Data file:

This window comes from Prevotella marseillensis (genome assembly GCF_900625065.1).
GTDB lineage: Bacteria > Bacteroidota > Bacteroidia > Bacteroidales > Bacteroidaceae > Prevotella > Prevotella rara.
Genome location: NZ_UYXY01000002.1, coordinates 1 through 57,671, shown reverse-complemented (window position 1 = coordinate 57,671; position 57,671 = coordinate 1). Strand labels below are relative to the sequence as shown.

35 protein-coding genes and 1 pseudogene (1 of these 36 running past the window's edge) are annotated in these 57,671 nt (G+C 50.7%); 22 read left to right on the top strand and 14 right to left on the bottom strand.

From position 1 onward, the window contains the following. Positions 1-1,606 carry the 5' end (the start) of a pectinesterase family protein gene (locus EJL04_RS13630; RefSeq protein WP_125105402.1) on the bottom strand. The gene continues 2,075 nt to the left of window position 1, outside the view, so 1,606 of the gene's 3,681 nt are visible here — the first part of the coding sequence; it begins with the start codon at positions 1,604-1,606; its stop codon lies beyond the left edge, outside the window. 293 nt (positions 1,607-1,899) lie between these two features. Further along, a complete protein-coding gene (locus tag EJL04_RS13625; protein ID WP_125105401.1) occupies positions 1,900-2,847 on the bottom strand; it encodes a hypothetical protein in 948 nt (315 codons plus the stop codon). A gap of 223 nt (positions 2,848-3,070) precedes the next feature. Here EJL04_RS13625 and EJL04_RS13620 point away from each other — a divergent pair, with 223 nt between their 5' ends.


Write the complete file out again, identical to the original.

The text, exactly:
This window comes from Prevotella marseillensis (genome assembly GCF_900625065.1).
GTDB lineage: Bacteria > Bacteroidota > Bacteroidia > Bacteroidales > Bacteroidaceae > Prevotella > Prevotella rara.
Genome location: NZ_UYXY01000002.1, coordinates 1 through 57,671, shown reverse-complemented (window position 1 = coordinate 57,671; position 57,671 = coordinate 1). Strand labels below are relative to the sequence as shown.

35 protein-coding genes and 1 pseudogene (1 of these 36 running past the window's edge) are annotated in these 57,671 nt (G+C 50.7%); 22 read left to right on the top strand and 14 right to left on the bottom strand.

From position 1 onward, the window contains the following. Positions 1-1,606 carry the 5' end (the start) of a pectinesterase family protein gene (locus EJL04_RS13630; RefSeq protein WP_125105402.1) on the bottom strand. The gene continues 2,075 nt to the left of window position 1, outside the view, so 1,606 of the gene's 3,681 nt are visible here — the first part of the coding sequence; it begins with the start codon at positions 1,604-1,606; its stop codon lies beyond the left edge, outside the window. 293 nt (positions 1,607-1,899) lie between these two features. Further along, a complete protein-coding gene (locus tag EJL04_RS13625; protein ID WP_125105401.1) occupies positions 1,900-2,847 on the bottom strand; it encodes a hypothetical protein in 948 nt (315 codons plus the stop codon). A gap of 223 nt (positions 2,848-3,070) precedes the next feature. Here EJL04_RS13625 and EJL04_RS13620 point away from each other — a divergent pair, with 223 nt between their 5' ends.